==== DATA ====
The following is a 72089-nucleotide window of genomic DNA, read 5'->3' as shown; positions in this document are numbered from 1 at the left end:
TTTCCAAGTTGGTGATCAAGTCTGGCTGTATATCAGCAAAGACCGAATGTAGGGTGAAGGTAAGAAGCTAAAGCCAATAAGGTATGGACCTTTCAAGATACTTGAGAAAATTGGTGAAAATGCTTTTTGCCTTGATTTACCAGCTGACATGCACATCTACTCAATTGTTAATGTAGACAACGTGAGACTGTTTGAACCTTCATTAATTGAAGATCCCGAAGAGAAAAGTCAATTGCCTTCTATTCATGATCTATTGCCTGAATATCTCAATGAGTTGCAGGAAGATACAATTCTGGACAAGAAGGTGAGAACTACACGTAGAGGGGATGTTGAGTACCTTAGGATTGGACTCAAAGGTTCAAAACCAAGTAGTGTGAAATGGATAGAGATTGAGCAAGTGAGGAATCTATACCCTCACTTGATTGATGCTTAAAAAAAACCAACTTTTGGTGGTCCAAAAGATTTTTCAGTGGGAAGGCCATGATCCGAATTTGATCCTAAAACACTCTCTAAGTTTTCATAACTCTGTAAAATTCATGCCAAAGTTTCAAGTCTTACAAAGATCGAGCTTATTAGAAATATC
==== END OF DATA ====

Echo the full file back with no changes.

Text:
The following is a 72089-nucleotide window of genomic DNA, read 5'->3' as shown; positions in this document are numbered from 1 at the left end:
TTTCCAAGTTGGTGATCAAGTCTGGCTGTATATCAGCAAAGACCGAATGTAGGGTGAAGGTAAGAAGCTAAAGCCAATAAGGTATGGACCTTTCAAGATACTTGAGAAAATTGGTGAAAATGCTTTTTGCCTTGATTTACCAGCTGACATGCACATCTACTCAATTGTTAATGTAGACAACGTGAGACTGTTTGAACCTTCATTAATTGAAGATCCCGAAGAGAAAAGTCAATTGCCTTCTATTCATGATCTATTGCCTGAATATCTCAATGAGTTGCAGGAAGATACAATTCTGGACAAGAAGGTGAGAACTACACGTAGAGGGGATGTTGAGTACCTTAGGATTGGACTCAAAGGTTCAAAACCAAGTAGTGTGAAATGGATAGAGATTGAGCAAGTGAGGAATCTATACCCTCACTTGATTGATGCTTAAAAAAAACCAACTTTTGGTGGTCCAAAAGATTTTTCAGTGGGAAGGCCATGATCCGAATTTGATCCTAAAACACTCTCTAAGTTTTCATAACTCTGTAAAATTCATGCCAAAGTTTCAAGTCTTACAAAGATCGAGCTTATTAGAAATATC